Dave and I added three braces between the case and the starboard hull side. 1/2-inch ply sheathed in 17-ounce biax, bonded, and tabbed with 17-ounce biax. He cut glass and mixed epoxy while I got sticky. I'm glad this wasn't my first dance and that I knew most of the tricks.
I pre-lamanated a 2" x 3" x 3/16" angle and bonded and bolted it into the corner. The bulkhead was reinforced on the reverse side with five 5 layers of 17-ounce biax and tabbed to both hulls (a band near the top about 4 inches wide (this was tricky). The lip of the case was reinforced with about 6 layers of 13-ounce uni plus some biax, a rim section with 1/2-inch balsa was laminated with uni, and a 4-inch wide x 1/2-inch balsa rib was added at the height of the pin. After taking the pics I trimmed it with a hand grinder and covered it with the original carpet. Look like new, but stronger and stiffer.
After trimming and replacing the carpet.
The lip flange was thickened from ~ 3/32-inch to 5/16-inch using mostly unidirectional glass.
- The water in the amas is fresh. The main hull is yet undetermined. BTW, the right place to pump the bilge is the access hole in the photo above. That is the low point.
- I left a small space heater and power strip on the boat.
- Battery is still up.
- The motor reminds me of the Merc on my old dinghy. It's really easy to flood in cold weather, and you have to be careful to close the choke slowly. I don't think there is actually anything wrong with it, it's just fussy.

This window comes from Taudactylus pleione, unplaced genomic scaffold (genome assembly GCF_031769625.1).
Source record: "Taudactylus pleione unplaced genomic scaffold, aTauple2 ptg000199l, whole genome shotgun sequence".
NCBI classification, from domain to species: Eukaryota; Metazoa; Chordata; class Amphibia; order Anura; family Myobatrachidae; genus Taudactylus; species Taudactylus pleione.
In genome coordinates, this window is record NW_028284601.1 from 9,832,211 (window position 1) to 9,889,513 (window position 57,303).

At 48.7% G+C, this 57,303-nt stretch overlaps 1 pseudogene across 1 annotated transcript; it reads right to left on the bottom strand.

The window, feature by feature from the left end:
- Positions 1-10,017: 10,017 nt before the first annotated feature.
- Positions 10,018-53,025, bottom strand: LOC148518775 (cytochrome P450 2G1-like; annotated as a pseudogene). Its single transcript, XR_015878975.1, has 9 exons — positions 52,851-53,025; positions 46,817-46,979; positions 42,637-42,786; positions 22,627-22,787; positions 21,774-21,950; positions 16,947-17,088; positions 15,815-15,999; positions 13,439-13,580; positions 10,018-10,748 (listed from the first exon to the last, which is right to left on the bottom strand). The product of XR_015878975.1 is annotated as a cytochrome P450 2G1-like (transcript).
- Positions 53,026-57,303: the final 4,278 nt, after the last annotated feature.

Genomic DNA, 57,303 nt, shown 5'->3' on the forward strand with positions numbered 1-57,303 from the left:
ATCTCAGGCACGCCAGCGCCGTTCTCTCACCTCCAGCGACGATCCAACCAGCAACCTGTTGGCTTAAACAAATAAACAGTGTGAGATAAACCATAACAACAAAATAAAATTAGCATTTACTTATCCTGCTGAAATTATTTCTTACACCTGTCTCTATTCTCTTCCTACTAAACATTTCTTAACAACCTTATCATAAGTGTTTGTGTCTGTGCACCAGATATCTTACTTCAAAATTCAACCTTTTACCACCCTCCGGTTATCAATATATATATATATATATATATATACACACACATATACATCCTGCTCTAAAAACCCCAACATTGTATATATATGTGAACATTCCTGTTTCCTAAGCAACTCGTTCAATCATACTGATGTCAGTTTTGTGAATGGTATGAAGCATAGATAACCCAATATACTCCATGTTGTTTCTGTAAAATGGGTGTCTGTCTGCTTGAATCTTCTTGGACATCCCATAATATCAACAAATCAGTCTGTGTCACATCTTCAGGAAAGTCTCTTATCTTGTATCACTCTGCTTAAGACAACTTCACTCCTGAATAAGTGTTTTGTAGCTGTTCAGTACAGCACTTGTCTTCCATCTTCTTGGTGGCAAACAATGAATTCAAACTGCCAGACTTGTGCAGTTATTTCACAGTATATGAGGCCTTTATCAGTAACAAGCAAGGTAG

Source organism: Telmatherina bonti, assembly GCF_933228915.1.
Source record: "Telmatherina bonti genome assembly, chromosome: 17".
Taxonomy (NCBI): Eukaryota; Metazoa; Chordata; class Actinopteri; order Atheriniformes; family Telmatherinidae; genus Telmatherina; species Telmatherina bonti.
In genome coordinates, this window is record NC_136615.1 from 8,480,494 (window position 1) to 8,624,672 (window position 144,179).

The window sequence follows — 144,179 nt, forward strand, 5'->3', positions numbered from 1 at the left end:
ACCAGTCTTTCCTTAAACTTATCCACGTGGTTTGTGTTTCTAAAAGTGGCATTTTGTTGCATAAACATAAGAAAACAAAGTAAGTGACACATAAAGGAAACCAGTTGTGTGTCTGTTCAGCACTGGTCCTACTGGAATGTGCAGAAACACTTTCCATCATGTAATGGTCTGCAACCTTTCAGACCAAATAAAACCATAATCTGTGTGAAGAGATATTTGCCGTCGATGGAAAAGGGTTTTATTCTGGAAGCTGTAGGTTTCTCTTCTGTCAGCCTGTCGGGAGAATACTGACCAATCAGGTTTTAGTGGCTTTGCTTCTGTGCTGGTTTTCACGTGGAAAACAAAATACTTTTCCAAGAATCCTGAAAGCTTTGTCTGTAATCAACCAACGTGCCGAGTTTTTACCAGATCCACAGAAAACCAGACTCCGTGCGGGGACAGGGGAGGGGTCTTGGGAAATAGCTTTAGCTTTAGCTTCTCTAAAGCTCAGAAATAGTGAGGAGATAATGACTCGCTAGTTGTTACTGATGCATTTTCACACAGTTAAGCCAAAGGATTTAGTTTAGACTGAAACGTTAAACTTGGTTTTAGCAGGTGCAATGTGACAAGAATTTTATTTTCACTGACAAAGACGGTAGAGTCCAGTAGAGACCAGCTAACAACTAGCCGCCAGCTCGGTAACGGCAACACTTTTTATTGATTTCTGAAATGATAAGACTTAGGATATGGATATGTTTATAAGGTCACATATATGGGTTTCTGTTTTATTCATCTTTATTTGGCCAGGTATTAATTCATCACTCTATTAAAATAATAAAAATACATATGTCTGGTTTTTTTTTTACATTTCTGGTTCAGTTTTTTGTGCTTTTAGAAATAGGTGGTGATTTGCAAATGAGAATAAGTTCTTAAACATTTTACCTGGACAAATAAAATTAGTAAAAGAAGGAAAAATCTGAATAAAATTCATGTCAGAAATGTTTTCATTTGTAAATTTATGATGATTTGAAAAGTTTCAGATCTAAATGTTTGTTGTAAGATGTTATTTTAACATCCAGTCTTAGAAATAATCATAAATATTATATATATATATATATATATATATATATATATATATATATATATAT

- The fitting on the top of the portable fuel tank is leaking. There was gas on top of it. I also wonder if we might want to install a silica vent filter, so that we can leave the vent open. It does not seem to like the pressure. The vent fitting seems to be pipe thread, so I could attach a hose to that and mount the filter on the bulkhead behind the tank. However, then we could not take the tank to the station... but I guess we never do.
- I took the boat out for a spin, in part to test anchoring with the bridle and the sprit. I used the Northill; worked fine. If you have never used a Northill, I suggest you take a look at it ahead of time and figure out how it is assembled. Secure the bridle to the rode with a prusik hitch and sling. I left some mud gloves in the locker.
- The bridle also rigs as jacklines. In fact, that is how I left it. I reasoned that going out of the bows to connect the bridle would be a pain in cold weather, so the bridle must stay rigged. Thus, you have to secure it back somewhere. By threading them back inside the forward aka and aft to the waterstay near the aft aka it makes a nice jackline. I need to rig a few things on the tethers, and then I will be leaving them (with two harnesses) on the boat for all to use. You don't need them in the cockpit, but solo or in cold weather going forward, they can be handy.
The dashed orange lines represent possible tether angles. The blue on the right is the jackline. ONLY the section between the akas is used. We will need to play with the tether lengths, balancing access with the need to stay on-board.
- I hope you like the new drink holders. Rugged, cheap, and they look good on the stern rail.
- Yes, the fire extinguisher seems to be on the Kiddie recall list. I'll call in the AM.
- The new dockline set-up was a breeze, even single handed.A long boat hook helps (love Davis Instruments).